Today’s blog post highlights an 18th century Revolutionary War collection from the University of Mississippi Libraries’ Department of Archives & Special Collections, in honor of the upcoming Independence Day holiday. The Skipwith Revolutionary War Collection consists primarily of the papers of Nathanael Greene, Major-General of the Continental Army. The papers were gifted to the University by Mississippian Kate A. Skipwith, a descendant of General Greene.
During the latter years of the war, Greene commanded the Southern Army, which had suffered from weaker commanders. The collection includes correspondence written to Greene from many seminal Revolutionary figures, such as George Washington, John Hancock, Thaddeus Kosciuszko and others. Topics in these letters include reports of Native American involvement in the War, troop morale, battle descriptions, troop movements and more.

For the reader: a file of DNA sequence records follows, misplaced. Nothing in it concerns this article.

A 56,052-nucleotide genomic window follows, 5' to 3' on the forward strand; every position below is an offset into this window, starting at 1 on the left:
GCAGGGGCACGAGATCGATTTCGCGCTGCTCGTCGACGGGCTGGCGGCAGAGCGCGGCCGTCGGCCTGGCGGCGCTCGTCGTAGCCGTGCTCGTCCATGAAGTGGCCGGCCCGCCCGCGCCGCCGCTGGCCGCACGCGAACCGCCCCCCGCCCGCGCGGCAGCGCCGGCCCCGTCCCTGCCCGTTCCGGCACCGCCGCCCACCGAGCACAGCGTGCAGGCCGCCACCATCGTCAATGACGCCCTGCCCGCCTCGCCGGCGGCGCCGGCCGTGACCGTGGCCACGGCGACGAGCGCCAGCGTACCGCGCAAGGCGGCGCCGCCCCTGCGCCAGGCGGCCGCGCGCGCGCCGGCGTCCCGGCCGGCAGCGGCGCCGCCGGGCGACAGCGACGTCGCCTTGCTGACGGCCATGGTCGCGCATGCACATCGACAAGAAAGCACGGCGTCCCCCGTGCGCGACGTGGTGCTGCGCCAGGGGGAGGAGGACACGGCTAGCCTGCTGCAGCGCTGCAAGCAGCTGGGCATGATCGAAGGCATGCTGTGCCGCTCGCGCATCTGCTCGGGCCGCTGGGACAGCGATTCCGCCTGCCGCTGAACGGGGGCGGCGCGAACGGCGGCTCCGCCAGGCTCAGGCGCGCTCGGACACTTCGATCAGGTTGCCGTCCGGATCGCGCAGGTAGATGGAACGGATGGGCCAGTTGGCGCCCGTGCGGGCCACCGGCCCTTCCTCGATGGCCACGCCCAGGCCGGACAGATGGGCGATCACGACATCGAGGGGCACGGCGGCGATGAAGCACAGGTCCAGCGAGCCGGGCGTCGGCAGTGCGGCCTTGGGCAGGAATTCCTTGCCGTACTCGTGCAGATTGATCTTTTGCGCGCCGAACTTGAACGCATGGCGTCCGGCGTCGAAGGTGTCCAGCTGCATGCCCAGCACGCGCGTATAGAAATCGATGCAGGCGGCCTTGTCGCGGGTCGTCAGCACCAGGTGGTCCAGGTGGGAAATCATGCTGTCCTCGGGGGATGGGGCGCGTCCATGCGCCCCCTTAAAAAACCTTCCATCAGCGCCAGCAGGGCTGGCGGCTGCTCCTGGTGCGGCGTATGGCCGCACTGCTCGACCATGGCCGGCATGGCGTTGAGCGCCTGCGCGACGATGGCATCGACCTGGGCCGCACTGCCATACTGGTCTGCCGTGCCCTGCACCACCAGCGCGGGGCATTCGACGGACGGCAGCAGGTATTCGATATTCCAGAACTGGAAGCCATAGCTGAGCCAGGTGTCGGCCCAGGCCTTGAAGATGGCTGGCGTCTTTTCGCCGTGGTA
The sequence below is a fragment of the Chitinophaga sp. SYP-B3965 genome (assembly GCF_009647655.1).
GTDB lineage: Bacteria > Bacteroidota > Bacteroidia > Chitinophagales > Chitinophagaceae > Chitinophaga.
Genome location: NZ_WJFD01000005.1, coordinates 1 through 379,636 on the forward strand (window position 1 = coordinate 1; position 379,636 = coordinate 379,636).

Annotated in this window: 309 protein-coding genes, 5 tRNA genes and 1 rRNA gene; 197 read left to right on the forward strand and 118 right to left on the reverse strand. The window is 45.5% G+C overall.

Featured below is a page from a January 29, 1783 letter from General George Washington to Major General Greene. In the letter Washington covers several topics, as it was written during a crucial point in the ongoing peace discussions which would culminate on September 3 of that year with the signing of the Treaty of Paris. This Treaty would end hostilities between the two countries, as King George III acknowledged the United States' existence as free sovereign and independent state. Some of the topics addressed by the war-weary commander include his concern over potential territory loss to the British, his interest in the actions of Parliament and George III, and his reaction to the peace commission allowing British negotiator, Richard Oswald, to “treat with us, as ‘the United States of America’” during the talks. Washington describes the use of this terminology in the negotiations as one which “kindles a brighter ray of hope, than any which has hitherto shone upon us.”